Sometimes I feel like I’m the only CIO type guy left on Earth who has a problem with what I refer to as the over collection of data, and the resulting “data analytics” boom of the past few years. I hear about new initiatives all the time involving “data lakes” and the use of lower cost storage to capture EVERYTHING – not just customer data, but every bit, byte, packet, and moving or static piece of information that an organization generates on a continuous basis whether there is a need for this data or not. Collect it anyway!! What's the downside, now that cost has been eliminated as an issue?
I find this trend disturbing. Especially since my professional focus in recent years has been increasingly on cybersecurity, privacy, and protection of data.
For example, universities of late have decided that if they just have enough data, or they use all the data they already have collected more effectively, they can model and predict student success. In my opinion, nothing could be further from the truth. Institutions tend to attract students of a certain demographic, who already have predictable rates of success. There’s nothing wrong with trying to help students raise their performance, but doing it through mass data analytics is wrong, impersonal, and does not improve things for the long run. In fact, I would surmise it makes things worse! A huge part of success in college comes from learning to navigate the process, how to target good courses and professors based on interaction with other students, and “finding your own way” vs. a “guided pathway”.
I'm going to go out on a limb here, because I know this is totally contrary to current beliefs in higher ed. But in a sense, the whole notion of "measuring student success", as increasingly required by accrediting bodies and institutions of higher learning, is really an impossible task, and is not solved by collecting and analyzing more data. We all know of students who did horrible in college, goofed around for a few years, and then bloomed into something amazing and became millionaires or famous artists or just plain decent parents and citizens. The data would have suggested otherwise, at the point of analysis upon graduation (or withdrawal). Similarly, we all know of students who ace every course, who come from great backgrounds socially and economically, and who wind up as failures in life at some point after entering the real world post graduation. How do you measure those success / failure stories in a way that collecting more data can help?
Edward Snowden, who some of you may love and some may loathe, hit the problem on the head a few months ago.
“The problem isn’t data protection; the problem is data collection”
Data is collected constantly these days, with or without permission. It doesn’t really matter if permission is given. Often that’s a requirement of using services that an organization provides, whether its government, education, or business. These large collections of data are prime targets for criminal hackers and foreign governments to exploit, or to be used by nefarious companies like Cambridge Analytica to attempt to influence national elections and the course of history.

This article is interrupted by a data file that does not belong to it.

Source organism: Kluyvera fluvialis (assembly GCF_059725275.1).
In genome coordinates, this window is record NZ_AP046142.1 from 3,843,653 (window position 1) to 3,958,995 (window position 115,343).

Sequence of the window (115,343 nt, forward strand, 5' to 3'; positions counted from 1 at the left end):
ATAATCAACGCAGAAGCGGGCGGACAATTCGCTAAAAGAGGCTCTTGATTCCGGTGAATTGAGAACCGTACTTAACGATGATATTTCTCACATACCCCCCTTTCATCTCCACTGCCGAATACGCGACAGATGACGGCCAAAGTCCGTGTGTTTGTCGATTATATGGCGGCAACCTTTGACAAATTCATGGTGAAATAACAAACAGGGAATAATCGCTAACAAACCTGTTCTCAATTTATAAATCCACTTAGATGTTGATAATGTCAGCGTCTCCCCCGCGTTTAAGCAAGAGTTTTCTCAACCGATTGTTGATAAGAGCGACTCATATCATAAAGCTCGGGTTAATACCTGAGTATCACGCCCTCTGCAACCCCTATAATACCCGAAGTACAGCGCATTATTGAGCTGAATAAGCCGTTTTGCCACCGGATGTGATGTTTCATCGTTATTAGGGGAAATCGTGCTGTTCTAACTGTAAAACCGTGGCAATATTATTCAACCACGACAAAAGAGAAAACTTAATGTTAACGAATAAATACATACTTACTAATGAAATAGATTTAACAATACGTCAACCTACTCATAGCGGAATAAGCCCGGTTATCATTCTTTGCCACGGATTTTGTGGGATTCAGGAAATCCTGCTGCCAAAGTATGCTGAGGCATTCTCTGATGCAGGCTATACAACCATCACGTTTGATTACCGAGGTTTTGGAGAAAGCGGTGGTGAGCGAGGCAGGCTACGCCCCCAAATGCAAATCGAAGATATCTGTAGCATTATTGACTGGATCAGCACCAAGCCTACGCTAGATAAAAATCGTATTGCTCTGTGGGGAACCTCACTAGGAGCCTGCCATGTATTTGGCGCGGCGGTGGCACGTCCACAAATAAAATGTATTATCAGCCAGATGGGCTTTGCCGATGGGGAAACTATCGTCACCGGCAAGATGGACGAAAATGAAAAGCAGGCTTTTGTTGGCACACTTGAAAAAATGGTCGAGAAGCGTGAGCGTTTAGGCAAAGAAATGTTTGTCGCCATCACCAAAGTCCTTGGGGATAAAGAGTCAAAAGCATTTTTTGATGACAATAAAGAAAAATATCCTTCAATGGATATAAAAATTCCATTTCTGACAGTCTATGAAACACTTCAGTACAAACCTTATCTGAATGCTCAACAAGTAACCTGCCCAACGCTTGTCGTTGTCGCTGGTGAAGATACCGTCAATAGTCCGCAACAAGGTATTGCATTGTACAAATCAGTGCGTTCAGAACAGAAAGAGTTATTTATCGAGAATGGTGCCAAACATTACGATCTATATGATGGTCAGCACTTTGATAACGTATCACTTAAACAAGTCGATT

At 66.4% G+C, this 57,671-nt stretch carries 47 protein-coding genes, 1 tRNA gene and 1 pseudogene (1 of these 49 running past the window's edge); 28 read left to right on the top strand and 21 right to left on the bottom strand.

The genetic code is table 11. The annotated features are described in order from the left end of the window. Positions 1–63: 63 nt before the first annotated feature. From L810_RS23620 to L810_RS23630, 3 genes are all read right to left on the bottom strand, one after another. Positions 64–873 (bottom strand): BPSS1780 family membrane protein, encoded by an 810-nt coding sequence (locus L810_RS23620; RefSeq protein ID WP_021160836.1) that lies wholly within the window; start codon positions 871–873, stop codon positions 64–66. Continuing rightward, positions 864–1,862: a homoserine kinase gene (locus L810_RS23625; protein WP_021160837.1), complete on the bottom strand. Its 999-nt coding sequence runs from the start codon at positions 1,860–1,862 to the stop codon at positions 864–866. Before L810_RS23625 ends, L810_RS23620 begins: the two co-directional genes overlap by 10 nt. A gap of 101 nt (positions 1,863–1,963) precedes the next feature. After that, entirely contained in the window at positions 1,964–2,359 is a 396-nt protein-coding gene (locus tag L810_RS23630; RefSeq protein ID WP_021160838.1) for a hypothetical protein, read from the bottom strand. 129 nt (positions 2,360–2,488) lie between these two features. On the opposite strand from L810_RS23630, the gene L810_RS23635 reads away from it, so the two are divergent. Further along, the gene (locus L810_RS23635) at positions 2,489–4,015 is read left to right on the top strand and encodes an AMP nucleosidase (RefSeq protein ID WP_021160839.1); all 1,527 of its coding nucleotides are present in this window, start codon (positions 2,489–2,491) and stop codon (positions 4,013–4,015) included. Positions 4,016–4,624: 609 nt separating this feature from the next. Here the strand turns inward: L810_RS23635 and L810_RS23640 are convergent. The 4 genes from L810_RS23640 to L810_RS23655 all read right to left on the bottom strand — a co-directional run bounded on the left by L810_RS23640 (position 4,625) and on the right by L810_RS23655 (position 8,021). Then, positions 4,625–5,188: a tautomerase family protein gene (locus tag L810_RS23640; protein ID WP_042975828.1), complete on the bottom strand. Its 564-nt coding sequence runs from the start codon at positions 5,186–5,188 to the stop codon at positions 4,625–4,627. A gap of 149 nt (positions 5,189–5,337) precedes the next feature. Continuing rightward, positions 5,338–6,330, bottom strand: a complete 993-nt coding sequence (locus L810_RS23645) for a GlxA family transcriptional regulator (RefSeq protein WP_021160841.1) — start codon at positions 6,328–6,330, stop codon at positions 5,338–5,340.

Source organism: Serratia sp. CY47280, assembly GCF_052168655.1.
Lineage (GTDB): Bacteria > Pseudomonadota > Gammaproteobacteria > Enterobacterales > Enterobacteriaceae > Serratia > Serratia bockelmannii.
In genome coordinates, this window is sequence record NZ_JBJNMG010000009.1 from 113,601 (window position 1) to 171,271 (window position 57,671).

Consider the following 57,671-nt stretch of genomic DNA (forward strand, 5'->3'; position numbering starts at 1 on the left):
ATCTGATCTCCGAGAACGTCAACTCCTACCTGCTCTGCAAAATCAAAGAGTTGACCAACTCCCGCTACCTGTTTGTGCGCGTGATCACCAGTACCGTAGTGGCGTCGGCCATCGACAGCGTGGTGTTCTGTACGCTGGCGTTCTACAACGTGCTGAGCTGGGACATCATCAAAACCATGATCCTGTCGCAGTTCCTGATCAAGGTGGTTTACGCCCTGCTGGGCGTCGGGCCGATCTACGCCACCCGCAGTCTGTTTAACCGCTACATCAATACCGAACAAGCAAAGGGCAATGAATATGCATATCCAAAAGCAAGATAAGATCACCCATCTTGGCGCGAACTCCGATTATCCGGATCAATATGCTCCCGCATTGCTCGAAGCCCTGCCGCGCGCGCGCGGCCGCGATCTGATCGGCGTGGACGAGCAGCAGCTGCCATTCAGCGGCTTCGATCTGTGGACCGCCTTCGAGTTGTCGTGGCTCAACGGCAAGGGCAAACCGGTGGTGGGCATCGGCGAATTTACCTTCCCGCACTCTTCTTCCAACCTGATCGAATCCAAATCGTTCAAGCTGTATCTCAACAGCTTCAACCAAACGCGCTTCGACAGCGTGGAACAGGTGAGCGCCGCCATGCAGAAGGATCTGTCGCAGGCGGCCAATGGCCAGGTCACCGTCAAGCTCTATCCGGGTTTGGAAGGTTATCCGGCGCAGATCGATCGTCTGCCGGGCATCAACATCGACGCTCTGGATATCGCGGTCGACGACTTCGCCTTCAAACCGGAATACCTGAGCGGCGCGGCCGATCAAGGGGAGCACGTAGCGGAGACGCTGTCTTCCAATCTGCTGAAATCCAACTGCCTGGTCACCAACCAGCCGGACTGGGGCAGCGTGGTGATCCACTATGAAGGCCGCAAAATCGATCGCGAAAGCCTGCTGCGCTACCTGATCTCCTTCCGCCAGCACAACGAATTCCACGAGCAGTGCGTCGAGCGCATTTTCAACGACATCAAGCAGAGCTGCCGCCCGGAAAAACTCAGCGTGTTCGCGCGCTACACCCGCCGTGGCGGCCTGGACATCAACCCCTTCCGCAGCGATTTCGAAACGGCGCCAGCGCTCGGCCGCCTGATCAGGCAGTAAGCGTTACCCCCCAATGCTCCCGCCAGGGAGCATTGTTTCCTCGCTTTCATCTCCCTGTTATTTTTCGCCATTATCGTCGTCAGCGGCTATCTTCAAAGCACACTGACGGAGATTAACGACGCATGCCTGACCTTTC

Is this progress?
When I got into the IT field many years ago, it was called “data processing”. Yes, we processed data. We collected data to process, and then processed it and delivered reports to a limited set of eyes in the organization. We did NOT attempt to draw inferences about customer behavior, or influence behavior using this data. In fact, it would have been thought highly inappropriate to do so. At the time there was a strong privacy movement, to protect individuals from their personal information being collected and used against their will. Maybe my perspective is flawed a bit since I worked for a public university and state agencies? In other words, corporate entities would have done this if they knew how, but didn't? In any case, there was no such thing as a "data analytics" office anywhere that I am aware of, beyond the normal predictive modelling stuff for budgets, forecasts, and performance. And certainly not the analysis of customers / students en masse.
It’s hard to turn the clock back, but in my opinion those were better times, with better people in charge who had better integrity and felt a sacred duty to protect privacy. Compare that to today, when every CEO (or Provost) wants to know everything they can about their customers in a bald-faced attempt to get them to buy more, do more, perform better, change behavior, etc., etc. They think it's essential to competition and success in their market sector. However, It's wrong, it's dangerous, and it exposes individuals to enormous financial, physical, and societal risk.
We need to get back to the idea of minimum data collection, with intense protection of the collected data, and an absolute right to privacy. The EU is way ahead of the US in this regard with the GDPR initiative and the “right to be forgotten”, especially for web search references. So, maybe the pendulum is swinging back again? It will be interesting to watch how it plays out over the next 3 – 5 years as US legislation and practices accommodate the new EU standards. But, as Snowden said, the EU standards are about protecting data and privacy, and they still fall short of preventing the collection of it in the first place, which is where the problem lies. In the case of universities, it will take a few brave actors to put a stop to the madness, and get themselves back to the core mission of a university - teaching & learning, and helping students succeed on their own merits.